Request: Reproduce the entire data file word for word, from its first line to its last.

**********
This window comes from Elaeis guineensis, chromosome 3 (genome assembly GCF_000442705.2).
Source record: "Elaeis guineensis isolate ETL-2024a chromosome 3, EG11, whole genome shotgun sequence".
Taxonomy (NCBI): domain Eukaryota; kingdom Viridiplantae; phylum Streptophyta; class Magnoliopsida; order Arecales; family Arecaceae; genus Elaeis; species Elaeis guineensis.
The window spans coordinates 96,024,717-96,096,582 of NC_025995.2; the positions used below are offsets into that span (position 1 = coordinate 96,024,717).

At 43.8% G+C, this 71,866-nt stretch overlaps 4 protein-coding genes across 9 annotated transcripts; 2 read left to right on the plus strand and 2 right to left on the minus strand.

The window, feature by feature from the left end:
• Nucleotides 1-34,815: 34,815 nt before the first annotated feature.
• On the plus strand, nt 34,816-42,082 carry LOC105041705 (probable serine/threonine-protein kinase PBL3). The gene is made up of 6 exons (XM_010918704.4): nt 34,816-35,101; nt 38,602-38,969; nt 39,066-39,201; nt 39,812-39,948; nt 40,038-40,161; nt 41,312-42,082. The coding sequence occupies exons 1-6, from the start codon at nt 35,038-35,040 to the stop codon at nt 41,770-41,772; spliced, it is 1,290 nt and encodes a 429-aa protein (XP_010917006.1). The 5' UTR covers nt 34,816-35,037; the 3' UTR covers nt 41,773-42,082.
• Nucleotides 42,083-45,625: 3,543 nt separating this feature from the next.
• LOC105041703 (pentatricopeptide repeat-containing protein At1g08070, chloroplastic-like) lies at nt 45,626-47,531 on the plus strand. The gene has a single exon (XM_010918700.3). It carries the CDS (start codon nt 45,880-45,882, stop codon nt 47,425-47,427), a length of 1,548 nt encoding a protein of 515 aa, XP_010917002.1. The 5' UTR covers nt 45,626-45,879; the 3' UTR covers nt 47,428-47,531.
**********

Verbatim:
This window comes from Elaeis guineensis, chromosome 3 (genome assembly GCF_000442705.2).
Source record: "Elaeis guineensis isolate ETL-2024a chromosome 3, EG11, whole genome shotgun sequence".
Taxonomy (NCBI): domain Eukaryota; kingdom Viridiplantae; phylum Streptophyta; class Magnoliopsida; order Arecales; family Arecaceae; genus Elaeis; species Elaeis guineensis.
The window spans coordinates 96,024,717-96,096,582 of NC_025995.2; the positions used below are offsets into that span (position 1 = coordinate 96,024,717).

At 43.8% G+C, this 71,866-nt stretch overlaps 4 protein-coding genes across 9 annotated transcripts; 2 read left to right on the plus strand and 2 right to left on the minus strand.

The window, feature by feature from the left end:
• Nucleotides 1-34,815: 34,815 nt before the first annotated feature.
• On the plus strand, nt 34,816-42,082 carry LOC105041705 (probable serine/threonine-protein kinase PBL3). The gene is made up of 6 exons (XM_010918704.4): nt 34,816-35,101; nt 38,602-38,969; nt 39,066-39,201; nt 39,812-39,948; nt 40,038-40,161; nt 41,312-42,082. The coding sequence occupies exons 1-6, from the start codon at nt 35,038-35,040 to the stop codon at nt 41,770-41,772; spliced, it is 1,290 nt and encodes a 429-aa protein (XP_010917006.1). The 5' UTR covers nt 34,816-35,037; the 3' UTR covers nt 41,773-42,082.
• Nucleotides 42,083-45,625: 3,543 nt separating this feature from the next.
• LOC105041703 (pentatricopeptide repeat-containing protein At1g08070, chloroplastic-like) lies at nt 45,626-47,531 on the plus strand. The gene has a single exon (XM_010918700.3). It carries the CDS (start codon nt 45,880-45,882, stop codon nt 47,425-47,427), a length of 1,548 nt encoding a protein of 515 aa, XP_010917002.1. The 5' UTR covers nt 45,626-45,879; the 3' UTR covers nt 47,428-47,531.